It is known that acupuncture points are areas of increased electrical activity, lowered skin resistance and, anatomically, it has been observed that nerve endings are denser at these points.

There are also a number of explanations to describe what happens to the body when a needle is inserted into an acupuncture point. Theories vary from neuro-anatomical to electrical (Physics), yet the most popular at this time is the chemical theory of neurotransmitters (endorphins) release.

Acupuncture works best for conditions that are functional and reversible and although helpful, may not resolve more established diseases such as cysts, tumors or degenerative processes.

As a general rule, acupuncture can heal what is disturbed; it cannot heal what is destroyed.

Back to Contents


Which Conditions Respond Best To Chinese Medicine and Acupuncture

Medical acupuncture is just one part of Chinese medicine, a complete medical system which has been in operation for several millennia. Therefore, a large number of ailments across all specialties will respond to acupuncture:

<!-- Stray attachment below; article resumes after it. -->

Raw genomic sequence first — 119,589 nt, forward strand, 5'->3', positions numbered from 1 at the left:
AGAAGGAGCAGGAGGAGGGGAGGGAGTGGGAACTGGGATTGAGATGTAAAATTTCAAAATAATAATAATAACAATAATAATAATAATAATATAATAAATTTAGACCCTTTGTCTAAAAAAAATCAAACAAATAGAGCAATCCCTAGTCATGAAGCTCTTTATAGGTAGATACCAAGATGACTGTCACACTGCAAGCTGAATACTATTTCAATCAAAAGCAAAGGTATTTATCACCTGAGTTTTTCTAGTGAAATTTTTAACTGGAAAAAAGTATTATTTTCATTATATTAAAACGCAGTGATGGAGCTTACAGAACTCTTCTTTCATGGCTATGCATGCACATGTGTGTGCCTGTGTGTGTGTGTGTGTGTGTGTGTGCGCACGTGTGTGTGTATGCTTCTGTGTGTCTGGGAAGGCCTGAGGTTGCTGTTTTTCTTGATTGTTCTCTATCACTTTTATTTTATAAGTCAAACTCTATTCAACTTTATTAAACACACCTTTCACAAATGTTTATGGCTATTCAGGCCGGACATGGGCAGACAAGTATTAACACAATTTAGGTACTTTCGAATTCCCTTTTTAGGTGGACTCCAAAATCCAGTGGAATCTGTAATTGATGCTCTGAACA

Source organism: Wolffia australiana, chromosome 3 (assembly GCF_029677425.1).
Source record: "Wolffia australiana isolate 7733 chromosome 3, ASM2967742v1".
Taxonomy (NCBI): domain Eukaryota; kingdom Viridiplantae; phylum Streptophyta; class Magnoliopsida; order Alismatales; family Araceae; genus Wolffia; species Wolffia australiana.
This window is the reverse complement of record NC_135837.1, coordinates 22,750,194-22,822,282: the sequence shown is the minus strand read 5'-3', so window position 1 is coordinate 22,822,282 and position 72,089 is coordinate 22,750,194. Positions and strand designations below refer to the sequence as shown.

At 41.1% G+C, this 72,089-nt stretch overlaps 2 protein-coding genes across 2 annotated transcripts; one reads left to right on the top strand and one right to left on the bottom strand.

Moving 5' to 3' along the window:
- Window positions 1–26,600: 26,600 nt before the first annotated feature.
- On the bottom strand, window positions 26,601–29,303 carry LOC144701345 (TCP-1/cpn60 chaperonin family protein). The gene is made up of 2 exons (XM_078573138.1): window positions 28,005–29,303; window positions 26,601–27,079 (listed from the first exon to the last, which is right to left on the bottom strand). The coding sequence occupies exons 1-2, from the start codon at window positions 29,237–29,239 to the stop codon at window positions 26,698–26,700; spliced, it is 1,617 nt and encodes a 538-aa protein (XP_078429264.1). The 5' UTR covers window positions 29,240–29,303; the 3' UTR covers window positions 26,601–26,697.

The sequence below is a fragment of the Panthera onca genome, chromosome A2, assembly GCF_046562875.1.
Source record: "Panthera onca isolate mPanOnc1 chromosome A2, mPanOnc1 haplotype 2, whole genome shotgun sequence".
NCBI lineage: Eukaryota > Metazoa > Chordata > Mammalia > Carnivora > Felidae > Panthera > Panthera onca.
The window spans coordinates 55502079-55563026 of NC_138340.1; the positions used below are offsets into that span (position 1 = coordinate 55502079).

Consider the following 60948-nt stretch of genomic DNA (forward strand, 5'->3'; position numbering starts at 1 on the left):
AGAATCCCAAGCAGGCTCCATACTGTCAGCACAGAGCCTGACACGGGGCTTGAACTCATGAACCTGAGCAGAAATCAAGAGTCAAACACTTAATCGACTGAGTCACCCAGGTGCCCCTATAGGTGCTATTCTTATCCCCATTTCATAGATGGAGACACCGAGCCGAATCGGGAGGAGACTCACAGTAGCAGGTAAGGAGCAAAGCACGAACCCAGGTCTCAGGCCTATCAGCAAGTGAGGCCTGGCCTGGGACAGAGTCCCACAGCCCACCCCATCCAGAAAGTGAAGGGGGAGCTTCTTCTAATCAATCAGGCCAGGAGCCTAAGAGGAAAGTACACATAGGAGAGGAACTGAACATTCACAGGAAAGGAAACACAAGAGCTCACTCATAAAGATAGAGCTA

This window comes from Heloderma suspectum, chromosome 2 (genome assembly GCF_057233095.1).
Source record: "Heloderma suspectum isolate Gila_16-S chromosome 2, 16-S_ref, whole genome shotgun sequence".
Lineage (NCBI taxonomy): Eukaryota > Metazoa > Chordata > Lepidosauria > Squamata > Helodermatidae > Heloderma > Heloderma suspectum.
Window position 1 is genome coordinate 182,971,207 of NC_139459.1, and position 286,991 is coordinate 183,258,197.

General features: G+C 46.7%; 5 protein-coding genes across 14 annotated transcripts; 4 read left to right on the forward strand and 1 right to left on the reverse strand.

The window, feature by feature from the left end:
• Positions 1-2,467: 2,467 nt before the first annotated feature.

ORTHOPEDIC PROBLEMS, such as tennis elbow and other tendinitis, frozen shoulder, low back pain, neck pain and many degenerative (arthritic) and post-traumatic (sport and other injuries) joint disorders. RESPIRATORY AND ENT DISORDERS, such as asthma, bronchitis, recurrent respiratory infections, rhinitis and sinusitis, toothaches, ringing of the ears, functional vertigo (like Meniere's) and TMJ. ALLERGY PROBLEMS, including certain eczemas and seasonal allergies, manifesting as itchy eyes, runny nose and sinus headaches. DIGESTIVE DYSFUNCTIONS, such as constipation, diarrhea, spastic colon, colitis, excessive acidity and gastritis. URINARY & GENITAL PROBLEMS, such as recurrent cystitis, vaginitis and urethritis, menstrual cramps and PMS, menstrual irregularities, as well as painful intercourse and a lack of sexual desire or enjoyment. NEUROLOGICAL DISORDERS, including most types of headaches, peripheral neuropathies, post-herpetic neuralgia, trigeminal neuralgia, Bell's palsy, post-stroke paralysis, torticollis, sciatica, tremors and facial tics. NEURO-PSYCHIATRIC PROBLEMS, such as anxiety, tension, depression and insomnia. SOME RARE, yet otherwise difficult-to-treat conditions, such as certain types of hair loss, non-organic infertility problems, psoriasis, interstitial cystitis and stress urinary incontinence, and various forms of post-operative pain, often resolve with acupuncture when delivered by expert hands.

Back to Contents


Choosing the Best of Both Worlds

Integrated Medicine is rapidly developing into a specialty for physicians who are dually-trained in Western and Chinese medicine.